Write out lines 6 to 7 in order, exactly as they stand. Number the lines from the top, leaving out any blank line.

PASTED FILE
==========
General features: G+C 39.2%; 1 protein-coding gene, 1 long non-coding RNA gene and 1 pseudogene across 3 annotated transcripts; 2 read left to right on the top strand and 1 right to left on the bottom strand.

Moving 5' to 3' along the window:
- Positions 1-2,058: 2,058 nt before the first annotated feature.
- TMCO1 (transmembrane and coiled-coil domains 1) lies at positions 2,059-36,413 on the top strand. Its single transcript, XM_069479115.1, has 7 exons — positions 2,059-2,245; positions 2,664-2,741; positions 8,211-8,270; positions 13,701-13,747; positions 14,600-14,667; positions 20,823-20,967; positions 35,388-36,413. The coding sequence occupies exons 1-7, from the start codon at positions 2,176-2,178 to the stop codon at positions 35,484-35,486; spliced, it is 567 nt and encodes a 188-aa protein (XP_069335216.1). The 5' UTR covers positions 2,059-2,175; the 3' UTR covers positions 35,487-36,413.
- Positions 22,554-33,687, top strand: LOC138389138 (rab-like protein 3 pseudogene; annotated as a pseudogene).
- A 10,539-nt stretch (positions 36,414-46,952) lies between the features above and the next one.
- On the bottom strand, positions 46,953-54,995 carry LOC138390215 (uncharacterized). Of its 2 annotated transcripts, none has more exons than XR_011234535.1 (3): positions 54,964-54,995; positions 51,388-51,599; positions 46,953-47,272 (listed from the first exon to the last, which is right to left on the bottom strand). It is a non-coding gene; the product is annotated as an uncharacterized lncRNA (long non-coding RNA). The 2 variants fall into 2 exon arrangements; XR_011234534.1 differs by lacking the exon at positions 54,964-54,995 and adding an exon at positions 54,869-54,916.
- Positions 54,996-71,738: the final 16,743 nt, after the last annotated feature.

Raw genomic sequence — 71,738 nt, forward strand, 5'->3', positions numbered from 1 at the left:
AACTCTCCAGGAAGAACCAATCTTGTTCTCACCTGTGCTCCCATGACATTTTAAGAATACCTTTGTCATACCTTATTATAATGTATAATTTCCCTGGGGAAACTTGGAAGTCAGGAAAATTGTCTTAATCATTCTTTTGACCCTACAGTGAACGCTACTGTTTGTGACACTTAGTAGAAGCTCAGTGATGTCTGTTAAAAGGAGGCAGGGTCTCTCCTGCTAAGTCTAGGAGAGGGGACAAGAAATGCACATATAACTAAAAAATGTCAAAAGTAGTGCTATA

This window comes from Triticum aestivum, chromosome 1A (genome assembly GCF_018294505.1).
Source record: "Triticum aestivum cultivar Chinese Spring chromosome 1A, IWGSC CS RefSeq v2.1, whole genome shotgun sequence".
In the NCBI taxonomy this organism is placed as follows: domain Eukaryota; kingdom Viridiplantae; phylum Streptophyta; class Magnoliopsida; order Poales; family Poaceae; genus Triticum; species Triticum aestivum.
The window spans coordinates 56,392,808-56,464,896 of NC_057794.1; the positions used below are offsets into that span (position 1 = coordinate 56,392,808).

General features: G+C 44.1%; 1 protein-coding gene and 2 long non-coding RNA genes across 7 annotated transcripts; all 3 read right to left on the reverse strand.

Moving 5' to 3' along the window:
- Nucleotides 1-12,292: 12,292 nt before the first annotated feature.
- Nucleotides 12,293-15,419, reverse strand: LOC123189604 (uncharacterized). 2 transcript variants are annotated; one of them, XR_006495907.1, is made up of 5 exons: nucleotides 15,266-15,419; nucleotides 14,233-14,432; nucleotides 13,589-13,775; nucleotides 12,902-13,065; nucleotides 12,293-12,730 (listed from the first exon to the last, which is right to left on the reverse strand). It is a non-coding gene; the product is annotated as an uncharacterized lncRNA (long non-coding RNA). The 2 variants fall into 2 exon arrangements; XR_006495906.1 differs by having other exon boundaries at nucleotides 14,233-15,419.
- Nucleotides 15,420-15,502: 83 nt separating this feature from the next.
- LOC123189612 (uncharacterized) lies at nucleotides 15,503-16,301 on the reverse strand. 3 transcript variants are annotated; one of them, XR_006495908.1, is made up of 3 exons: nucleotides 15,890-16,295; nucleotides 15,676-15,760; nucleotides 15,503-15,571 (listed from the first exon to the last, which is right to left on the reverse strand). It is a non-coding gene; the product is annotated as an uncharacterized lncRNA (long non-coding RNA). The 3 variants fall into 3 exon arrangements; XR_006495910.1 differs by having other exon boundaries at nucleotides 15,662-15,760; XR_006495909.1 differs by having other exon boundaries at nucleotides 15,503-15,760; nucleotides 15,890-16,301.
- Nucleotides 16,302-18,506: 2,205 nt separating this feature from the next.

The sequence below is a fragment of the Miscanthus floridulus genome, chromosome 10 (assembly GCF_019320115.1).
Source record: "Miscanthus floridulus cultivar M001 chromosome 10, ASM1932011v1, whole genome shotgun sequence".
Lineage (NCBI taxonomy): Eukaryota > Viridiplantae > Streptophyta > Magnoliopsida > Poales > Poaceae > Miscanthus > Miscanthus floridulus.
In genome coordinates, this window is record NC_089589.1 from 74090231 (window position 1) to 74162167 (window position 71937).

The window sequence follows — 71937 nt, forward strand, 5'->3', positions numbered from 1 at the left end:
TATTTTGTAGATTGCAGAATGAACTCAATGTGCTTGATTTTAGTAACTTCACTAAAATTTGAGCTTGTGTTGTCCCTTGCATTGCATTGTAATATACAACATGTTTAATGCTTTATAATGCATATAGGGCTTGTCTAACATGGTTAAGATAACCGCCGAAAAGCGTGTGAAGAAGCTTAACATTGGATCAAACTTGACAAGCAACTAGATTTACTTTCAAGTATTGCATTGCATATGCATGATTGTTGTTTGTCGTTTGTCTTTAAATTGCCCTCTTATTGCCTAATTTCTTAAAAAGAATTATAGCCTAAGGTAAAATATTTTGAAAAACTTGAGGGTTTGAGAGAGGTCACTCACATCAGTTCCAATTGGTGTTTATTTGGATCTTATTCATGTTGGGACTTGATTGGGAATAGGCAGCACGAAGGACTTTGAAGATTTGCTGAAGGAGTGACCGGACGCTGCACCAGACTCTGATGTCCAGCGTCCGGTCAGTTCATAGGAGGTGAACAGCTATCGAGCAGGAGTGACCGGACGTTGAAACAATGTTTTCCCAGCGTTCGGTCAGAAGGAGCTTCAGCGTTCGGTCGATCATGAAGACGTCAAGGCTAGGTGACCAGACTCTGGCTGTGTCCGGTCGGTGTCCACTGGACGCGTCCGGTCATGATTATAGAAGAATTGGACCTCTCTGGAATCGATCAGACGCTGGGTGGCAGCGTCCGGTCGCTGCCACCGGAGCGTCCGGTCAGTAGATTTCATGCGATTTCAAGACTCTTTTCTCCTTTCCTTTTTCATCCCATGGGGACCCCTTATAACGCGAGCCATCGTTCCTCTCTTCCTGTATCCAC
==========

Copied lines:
- A 10,539-nt stretch (positions 36,414-46,952) lies between the features above and the next one.
- On the bottom strand, positions 46,953-54,995 carry LOC138390215 (uncharacterized). Of its 2 annotated transcripts, none has more exons than XR_011234535.1 (3): positions 54,964-54,995; positions 51,388-51,599; positions 46,953-47,272 (listed from the first exon to the last, which is right to left on the bottom strand). It is a non-coding gene; the product is annotated as an uncharacterized lncRNA (long non-coding RNA). The 2 variants fall into 2 exon arrangements; XR_011234534.1 differs by lacking the exon at positions 54,964-54,995 and adding an exon at positions 54,869-54,916.